I first heard this thought many decades ago during the first International Conference for Soviet Jewry, held in Brussels. At its close, a tall, young man was given the floor. Sharing that he came from Buenos Aires, where, as a Jew, he felt particularly isolated and alone, like a pintele Yid, he looked out at the thousands in attendance. Through tears he shared, “and now, standing with you in unity, in common cause, I feel like a yud near another yud, together spelling the name of God.”

A Jew beside another: The yud, an inanimate letter, is aside another yud. In contrast, a Yid, a person, a Jew, stands beside an other, the other being a fellow or sister Jew, with other views, other opinions.

God sees it is good: A play on the Genesis I phrase, “And God saw it was good.”

Unity…uniformity: This thought is inspired by the Midrash describing the evil ways of the people of Sodom. As one entered the city, they were placed on a cot. If they were longer, their feet were cut off. If shorter, their feet were stretched. The goal was to create automatons, everyone looking and thinking in absolute sync — in uniformity.

Dear, dear: This in the spirit of the Midrash, which comments that God’s calling out to Abraham twice, “Abraham, Abraham,” just as he was ready to sacrifice Isaac — is the language of endearment. So, too, “dear, dear.”

Help us know: The biblical term “know – yada” speaks to the closest of relationships between people, “And Adam knew his wife Eve.”

We are family: Genesis is the story of a broken family that becomes whole. It is when all of Jacob’s sons receive blessings that Genesis closes and the Book of Exodus begins. This is the book that deals with the birth of our nation – teaching that the best model of nation is family. In fact, the Genesis covenant, the Covenant of the Pieces, can be called the Covenant of Family – a proper precursor to the Exodus Covenant of Sinai focusing on the nation of Israel. And so, my custom: whenever hearing of a community within the nation of Israel in need, I substitute the word “family” for “nation” and try to act accordingly.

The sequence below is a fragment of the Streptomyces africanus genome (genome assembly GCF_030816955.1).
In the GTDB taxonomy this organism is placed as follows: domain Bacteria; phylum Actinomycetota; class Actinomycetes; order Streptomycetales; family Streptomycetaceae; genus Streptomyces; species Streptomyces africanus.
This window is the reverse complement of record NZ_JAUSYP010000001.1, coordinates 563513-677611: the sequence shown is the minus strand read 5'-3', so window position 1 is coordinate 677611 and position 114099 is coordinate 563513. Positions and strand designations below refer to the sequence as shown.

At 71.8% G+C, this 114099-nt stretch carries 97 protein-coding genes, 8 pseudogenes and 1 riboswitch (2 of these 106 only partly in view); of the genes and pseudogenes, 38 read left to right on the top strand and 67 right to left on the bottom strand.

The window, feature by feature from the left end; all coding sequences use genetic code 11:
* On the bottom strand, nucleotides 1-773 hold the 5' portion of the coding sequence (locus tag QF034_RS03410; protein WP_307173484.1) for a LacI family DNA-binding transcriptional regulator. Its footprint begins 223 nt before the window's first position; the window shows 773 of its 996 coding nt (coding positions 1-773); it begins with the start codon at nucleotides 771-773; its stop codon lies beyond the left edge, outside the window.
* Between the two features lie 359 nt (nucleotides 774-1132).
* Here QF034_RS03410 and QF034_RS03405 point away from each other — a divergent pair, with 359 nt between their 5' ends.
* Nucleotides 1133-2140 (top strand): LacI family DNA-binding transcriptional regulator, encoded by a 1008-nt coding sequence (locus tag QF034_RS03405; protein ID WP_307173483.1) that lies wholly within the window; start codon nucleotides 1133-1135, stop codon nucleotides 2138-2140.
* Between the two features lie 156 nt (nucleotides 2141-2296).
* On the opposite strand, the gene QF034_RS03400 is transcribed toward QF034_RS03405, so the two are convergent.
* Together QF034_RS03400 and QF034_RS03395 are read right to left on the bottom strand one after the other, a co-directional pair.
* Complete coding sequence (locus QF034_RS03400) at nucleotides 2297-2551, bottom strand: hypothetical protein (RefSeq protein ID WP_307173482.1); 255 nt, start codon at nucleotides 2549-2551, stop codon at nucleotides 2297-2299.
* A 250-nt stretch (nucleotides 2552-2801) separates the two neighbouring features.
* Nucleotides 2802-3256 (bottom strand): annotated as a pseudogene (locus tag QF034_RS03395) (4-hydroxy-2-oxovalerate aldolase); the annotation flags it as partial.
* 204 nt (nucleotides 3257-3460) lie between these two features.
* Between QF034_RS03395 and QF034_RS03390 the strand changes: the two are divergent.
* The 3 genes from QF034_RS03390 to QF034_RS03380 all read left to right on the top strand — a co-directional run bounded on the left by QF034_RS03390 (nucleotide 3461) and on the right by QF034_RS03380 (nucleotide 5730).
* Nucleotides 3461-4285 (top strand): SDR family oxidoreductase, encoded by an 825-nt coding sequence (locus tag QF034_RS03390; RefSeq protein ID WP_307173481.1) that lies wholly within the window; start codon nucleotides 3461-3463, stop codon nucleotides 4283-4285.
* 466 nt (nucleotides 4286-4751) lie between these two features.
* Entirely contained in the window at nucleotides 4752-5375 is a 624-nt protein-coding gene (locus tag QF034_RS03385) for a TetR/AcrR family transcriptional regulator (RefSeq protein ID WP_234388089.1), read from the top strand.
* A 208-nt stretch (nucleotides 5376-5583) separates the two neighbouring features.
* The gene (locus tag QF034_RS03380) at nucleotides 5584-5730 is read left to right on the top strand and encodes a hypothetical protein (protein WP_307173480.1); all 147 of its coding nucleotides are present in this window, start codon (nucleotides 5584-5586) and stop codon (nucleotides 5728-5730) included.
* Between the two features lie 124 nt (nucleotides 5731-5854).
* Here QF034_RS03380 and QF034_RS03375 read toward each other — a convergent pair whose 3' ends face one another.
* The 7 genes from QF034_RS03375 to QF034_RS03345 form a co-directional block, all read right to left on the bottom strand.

Words we say can lead to harmful, fatal deeds: Of course, improper words themselves can be deeply painful. The old saying, “sticks and stones can break my bones but names can never harm me” is not true. Names, bad words, can hurt.

Today, however, we must be especially careful with our words and slogans as they could lead to violence, to God forbid Jews raising a hand against other Jews.

May we not question the motives of the other: This, in the spirit of Pirkei Avot, reminds us to judge others favorably.

Listen to the other: As one who is hearing impaired, I know, firsthand, the precious nature of this sense. Still, hearing is a far cry from listening, that is, taking words said and integrating them into our deepest selves. When counseling and trying to help another, perhaps, as suggested by many, we should see the word “WAIT” in front of us: Why Am I Talking.

Illuminating the Hasidic vision: Often attributed to the Ba’al Shem Tov and evoked under the chuppah (wedding canopy) with the lights referring to bride and groom. Here, it refers to any two individuals.

With you: A loving call to join God in prayer. The ultimate You, the “I-Thou relationship,” as explicated by Dr. Martin Buber.

But an extremist in loving other Jews: Extremism is often associated with the far right and left; it can, however, also refer to the center. In a world where many are machmir (stringent), following the strictest of halachic positions, we should find a way to be absolutely machmir on the mitzvah of Ahavat Yisrael (loving one’s fellow Jew).

Ahavat Yisrael: Of course, ahavat Yisrael does not contradict ahavat habriyot (loving creation), our responsibility to love humankind. This kavannah, intention, however, is an ahavat Yisrael moment — a moment that, given the difficulties of this past year, is desperately needed.

About the Author
Avi Weiss is the founding rabbi of the Hebrew Institute of Riverdale, Bronx, N.Y., and founder of Yeshivat Chovevei Torah and Yeshivat Maharat rabbinical schools. He is a co-founder of the International Rabbinic Fellowship and longtime Jewish activist for Israel and human rights.